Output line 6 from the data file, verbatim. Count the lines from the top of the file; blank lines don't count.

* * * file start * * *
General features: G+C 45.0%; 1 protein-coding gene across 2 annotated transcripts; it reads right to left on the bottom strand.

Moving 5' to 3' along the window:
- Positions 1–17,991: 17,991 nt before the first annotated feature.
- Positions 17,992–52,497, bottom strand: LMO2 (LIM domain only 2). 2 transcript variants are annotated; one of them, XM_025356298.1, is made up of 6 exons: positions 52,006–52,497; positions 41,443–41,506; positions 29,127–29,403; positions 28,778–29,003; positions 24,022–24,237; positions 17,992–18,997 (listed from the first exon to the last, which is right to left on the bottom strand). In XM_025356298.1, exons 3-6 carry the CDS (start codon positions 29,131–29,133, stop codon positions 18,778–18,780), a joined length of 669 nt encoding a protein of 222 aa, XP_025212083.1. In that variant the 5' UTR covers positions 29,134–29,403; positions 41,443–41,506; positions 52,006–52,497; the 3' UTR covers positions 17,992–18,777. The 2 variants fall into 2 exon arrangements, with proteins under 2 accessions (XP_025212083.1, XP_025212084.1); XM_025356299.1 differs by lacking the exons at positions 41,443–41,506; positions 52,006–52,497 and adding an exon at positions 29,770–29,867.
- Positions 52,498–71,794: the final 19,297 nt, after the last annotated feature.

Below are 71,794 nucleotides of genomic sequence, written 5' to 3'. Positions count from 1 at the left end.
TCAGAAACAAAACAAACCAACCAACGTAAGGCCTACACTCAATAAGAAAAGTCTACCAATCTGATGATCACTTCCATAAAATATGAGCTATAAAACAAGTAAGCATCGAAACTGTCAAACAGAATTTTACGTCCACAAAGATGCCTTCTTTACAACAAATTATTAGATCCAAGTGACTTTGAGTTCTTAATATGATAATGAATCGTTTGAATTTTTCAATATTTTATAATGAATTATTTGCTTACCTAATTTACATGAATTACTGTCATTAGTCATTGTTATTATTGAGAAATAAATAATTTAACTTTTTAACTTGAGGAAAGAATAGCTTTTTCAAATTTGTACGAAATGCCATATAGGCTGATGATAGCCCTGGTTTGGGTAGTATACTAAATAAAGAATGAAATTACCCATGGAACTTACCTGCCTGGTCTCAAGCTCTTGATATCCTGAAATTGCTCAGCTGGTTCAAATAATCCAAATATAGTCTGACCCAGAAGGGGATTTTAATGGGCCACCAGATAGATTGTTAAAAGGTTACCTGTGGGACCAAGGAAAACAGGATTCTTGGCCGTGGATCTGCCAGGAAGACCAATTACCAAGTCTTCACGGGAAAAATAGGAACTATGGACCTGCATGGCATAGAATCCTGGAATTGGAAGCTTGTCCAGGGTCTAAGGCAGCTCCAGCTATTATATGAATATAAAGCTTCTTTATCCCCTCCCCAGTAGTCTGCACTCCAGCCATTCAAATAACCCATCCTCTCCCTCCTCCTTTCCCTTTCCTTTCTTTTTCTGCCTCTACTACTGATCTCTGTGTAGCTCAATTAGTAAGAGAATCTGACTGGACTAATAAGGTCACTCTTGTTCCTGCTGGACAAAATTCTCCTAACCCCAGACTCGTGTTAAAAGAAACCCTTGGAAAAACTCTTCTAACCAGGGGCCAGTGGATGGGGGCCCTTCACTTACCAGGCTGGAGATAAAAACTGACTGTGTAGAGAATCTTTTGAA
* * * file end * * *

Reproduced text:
Below are 71,794 nucleotides of genomic sequence, written 5' to 3'. Positions count from 1 at the left end.